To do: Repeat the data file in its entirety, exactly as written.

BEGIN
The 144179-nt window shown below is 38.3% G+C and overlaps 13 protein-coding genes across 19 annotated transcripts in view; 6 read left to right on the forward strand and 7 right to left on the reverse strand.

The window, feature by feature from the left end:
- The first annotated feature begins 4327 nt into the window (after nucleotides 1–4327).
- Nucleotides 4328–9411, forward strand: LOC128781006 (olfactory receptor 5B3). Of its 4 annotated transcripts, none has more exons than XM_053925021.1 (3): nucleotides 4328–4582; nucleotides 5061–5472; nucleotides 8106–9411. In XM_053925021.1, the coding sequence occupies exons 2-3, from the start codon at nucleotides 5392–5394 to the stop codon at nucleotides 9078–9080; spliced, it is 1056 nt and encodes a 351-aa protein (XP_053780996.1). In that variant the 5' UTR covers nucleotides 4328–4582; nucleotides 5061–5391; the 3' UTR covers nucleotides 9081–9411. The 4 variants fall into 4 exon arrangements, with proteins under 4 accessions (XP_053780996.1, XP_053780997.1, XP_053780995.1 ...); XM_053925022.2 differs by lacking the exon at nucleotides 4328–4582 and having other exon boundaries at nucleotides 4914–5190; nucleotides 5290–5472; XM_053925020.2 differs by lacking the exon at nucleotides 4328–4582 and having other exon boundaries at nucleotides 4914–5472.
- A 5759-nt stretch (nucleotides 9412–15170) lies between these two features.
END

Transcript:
The 144179-nt window shown below is 38.3% G+C and overlaps 13 protein-coding genes across 19 annotated transcripts in view; 6 read left to right on the forward strand and 7 right to left on the reverse strand.

The window, feature by feature from the left end:
- The first annotated feature begins 4327 nt into the window (after nucleotides 1–4327).
- Nucleotides 4328–9411, forward strand: LOC128781006 (olfactory receptor 5B3). Of its 4 annotated transcripts, none has more exons than XM_053925021.1 (3): nucleotides 4328–4582; nucleotides 5061–5472; nucleotides 8106–9411. In XM_053925021.1, the coding sequence occupies exons 2-3, from the start codon at nucleotides 5392–5394 to the stop codon at nucleotides 9078–9080; spliced, it is 1056 nt and encodes a 351-aa protein (XP_053780996.1). In that variant the 5' UTR covers nucleotides 4328–4582; nucleotides 5061–5391; the 3' UTR covers nucleotides 9081–9411. The 4 variants fall into 4 exon arrangements, with proteins under 4 accessions (XP_053780996.1, XP_053780997.1, XP_053780995.1 ...); XM_053925022.2 differs by lacking the exon at nucleotides 4328–4582 and having other exon boundaries at nucleotides 4914–5190; nucleotides 5290–5472; XM_053925020.2 differs by lacking the exon at nucleotides 4328–4582 and having other exon boundaries at nucleotides 4914–5472.
- A 5759-nt stretch (nucleotides 9412–15170) lies between these two features.